In my previous two columns, we looked at conventional (orthograde) root canal therapy, along with vital pulp therapy. This time, we will discuss surgical (retrograde) endodontics.
In instances where orthograde root canal therapy has failed, a decision needs to be made to either perform a second orthograde root canal therapy or to proceed to the next step: surgical endodontics. Extraction would be a third option for a failed root canal procedure if the owner no longer chooses to salvage the endodontically diseased tooth.
Besides its use as a treatment when orthograde root canal therapy fails, retrograde root canal therapy may be the chosen course of action when an instrument breaks off while performing an orthograde procedure. Instruments most likely to break off in the canal include Lentulo spiral paste fillers, barbed broaches, and rotary files. Sometimes the detached instrument portion can be entombed in endodontic filling material during orthograde obturation, but if not, a retrograde procedure may be warranted.
What is surgical root canal therapy? A surgical approach is made over the apical portion of the root, and bone is carefully removed to expose the root area (Figure 1). The apical 4 mm of the root is surgically removed, and the apex is sealed with a biocompatible restorative material that will act like a cork in a wine bottle to seal the apex and help prevent percolation of inflammatory and infectious components into the surrounding bone.
Though the success rate of root canal therapy is high, there are cases occasionally where a root canal procedure can fail. A retrospective study evaluated 127 roots treated with orthograde endodontic therapy in 64 dogs. Radiographs obtained before surgery, immediately after surgery, and during follow-up examinations were evaluated by two independent evaluators. Success was defined as 1) a periodontal ligament space that was radiographically normal and 2) radiographic evidence of possible preoperative root resorption, if present, had not progressed. Treatment was considered to show no evidence of failure if possible preoperative root resorption had ceased, but a preexisting periapical lesion had remained the same or only decreased in size and not completely resolved.
In this study, treatment was considered a failure if:
- a periapical lesion or root resorption developed subsequent to endodontic treatment;
- a preexisting periapical lesion had increased in size; or
- a preoperative root resorption appeared to progress after endodontic treatment.
Follow-up time varied, with a mean of 13 months. Sixty-nine percent of roots showed success as defined above, whereas 26 percent of roots showed no evidence of failure. Six percent of roots showed radiographic evidence of failure. The success rate was lower for canine teeth than for maxillary carnassial teeth. Roots with preexisting periapical pathology had a lower success rate. Interestingly, the radiographic quality of the obturation was not associated with outcome. Results of this particular study suggested root canal treatment offers a viable option for salvage of periodontally sound but endodontically diseased teeth in dogs.1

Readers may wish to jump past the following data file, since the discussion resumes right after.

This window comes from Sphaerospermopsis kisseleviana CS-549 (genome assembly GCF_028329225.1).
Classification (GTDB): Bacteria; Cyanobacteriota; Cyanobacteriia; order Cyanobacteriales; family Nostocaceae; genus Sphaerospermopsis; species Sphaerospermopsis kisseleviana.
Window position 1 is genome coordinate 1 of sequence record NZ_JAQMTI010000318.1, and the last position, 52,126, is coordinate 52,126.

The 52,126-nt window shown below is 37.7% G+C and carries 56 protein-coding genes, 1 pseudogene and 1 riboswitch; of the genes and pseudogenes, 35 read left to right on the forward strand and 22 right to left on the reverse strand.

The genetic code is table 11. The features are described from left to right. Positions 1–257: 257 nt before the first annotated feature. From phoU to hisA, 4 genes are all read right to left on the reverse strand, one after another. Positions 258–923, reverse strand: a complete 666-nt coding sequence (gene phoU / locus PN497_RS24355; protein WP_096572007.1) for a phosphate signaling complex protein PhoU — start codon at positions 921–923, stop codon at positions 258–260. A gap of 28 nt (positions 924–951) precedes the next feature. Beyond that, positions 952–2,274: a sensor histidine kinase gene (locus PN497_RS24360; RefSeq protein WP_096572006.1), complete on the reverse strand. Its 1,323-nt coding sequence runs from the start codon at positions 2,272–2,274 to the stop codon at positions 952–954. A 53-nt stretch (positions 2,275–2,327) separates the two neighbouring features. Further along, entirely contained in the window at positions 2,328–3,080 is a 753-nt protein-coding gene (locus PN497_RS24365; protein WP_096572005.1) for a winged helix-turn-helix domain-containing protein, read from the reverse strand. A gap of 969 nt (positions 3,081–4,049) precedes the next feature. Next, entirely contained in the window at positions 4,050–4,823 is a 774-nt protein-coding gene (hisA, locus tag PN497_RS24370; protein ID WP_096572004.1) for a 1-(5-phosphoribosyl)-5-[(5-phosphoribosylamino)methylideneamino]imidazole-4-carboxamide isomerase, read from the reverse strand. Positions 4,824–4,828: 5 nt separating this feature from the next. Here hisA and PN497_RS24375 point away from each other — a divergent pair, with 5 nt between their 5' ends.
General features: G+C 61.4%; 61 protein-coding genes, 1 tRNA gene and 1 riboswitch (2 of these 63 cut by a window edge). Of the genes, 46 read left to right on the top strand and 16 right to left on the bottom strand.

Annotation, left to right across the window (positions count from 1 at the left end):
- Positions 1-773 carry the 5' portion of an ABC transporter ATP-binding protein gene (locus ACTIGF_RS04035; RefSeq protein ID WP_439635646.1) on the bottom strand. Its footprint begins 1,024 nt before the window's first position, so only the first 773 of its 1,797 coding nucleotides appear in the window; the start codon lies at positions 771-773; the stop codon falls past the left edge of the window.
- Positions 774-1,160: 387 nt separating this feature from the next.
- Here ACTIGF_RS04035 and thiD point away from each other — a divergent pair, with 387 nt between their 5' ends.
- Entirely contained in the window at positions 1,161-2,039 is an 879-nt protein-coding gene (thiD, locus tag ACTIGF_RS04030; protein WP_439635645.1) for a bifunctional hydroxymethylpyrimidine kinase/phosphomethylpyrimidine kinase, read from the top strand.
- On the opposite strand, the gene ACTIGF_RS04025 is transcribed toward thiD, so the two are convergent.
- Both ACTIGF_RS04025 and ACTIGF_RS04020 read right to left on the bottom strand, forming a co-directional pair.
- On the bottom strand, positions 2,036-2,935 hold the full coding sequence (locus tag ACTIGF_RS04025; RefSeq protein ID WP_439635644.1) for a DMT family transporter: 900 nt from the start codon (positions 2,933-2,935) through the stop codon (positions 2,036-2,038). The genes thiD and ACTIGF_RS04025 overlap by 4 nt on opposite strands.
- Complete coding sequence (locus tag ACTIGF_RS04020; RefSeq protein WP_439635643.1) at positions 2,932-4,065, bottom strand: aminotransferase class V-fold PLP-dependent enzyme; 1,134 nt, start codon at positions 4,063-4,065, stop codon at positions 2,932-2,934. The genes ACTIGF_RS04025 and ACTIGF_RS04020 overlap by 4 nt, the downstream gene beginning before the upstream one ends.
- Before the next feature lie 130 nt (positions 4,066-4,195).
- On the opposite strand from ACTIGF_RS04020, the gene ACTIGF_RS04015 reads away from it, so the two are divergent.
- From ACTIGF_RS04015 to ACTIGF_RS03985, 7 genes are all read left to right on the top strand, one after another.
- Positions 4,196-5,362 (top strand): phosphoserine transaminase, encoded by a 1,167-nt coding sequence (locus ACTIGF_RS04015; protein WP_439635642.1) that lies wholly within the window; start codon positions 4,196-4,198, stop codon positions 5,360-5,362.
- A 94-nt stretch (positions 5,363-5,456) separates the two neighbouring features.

What does “success” really mean?
When designing studies to assess success of endodontic procedures, it is important to define what is meant by “success.” In his manuscript in the Journal of Veterinary Dentistry (JOVD), Robert Menzies, BVSc, DAVDC, states, “The patient’s view of success may be the maintenance of an asymptomatic tooth, the clinician’s view [of success] may be an asymptomatic tooth with resolve of radiographic abnormalities, and the scientist may look for histological evidence of resolve of periapical inflammation.”2
Although intraoral dental radiography is considered in many ways to be the clinical gold standard of evaluating a treated tooth in a patient’s mouth, even dental radiography has limitations and variations depending on technique and positioning.2 Coupled with normal anatomic variations that can mimic periapical evidence of endodontic disease (so-called “chevron” lucencies), this challenge makes diagnosis of success or failure more abstract in some patients, even when dental radiographs are performed. Cone beam computed tomography (CBCT) appears to be a more sensitive and accurate test to diagnose lesions in endodontically diseased teeth in humans.3 For this reason, CBCT is becoming a more common tool in the armamentarium of the veterinary dentist.
Next month, we’ll further discuss the new technology of CBCT.
John Lewis, VMD, FAVD, DAVDC, practices dentistry and oral surgery at Veterinary Dentistry Specialists and is the founder of Silo Academy Education Center, both located in Chadds Ford, Pa.
1 Kuntsi-Vaattovaara H, Verstraete FJ, Kass PH. Results of root canal treatment in dogs: 127 cases (1995-2000). J Am Vet Med Assoc. 2002; 220(6): 775-780.
2 Menzies RA, Reiter AM, Lewis JR. Assessment of apical periodontitis in dogs and humans: a review. J Vet Dent. 2014; 31(1): 8-21.
3 Venskutonis T, Daugela P, Strazdas M, Juodzbalys G. Accuracy of digital radiography and cone beam computed tomography on periapical radiolucency detection in endodontically treated teeth. J Oral Maxillofac Res. 2014; 5(2): e1. doi: 10.5037/jomr.2014.5201.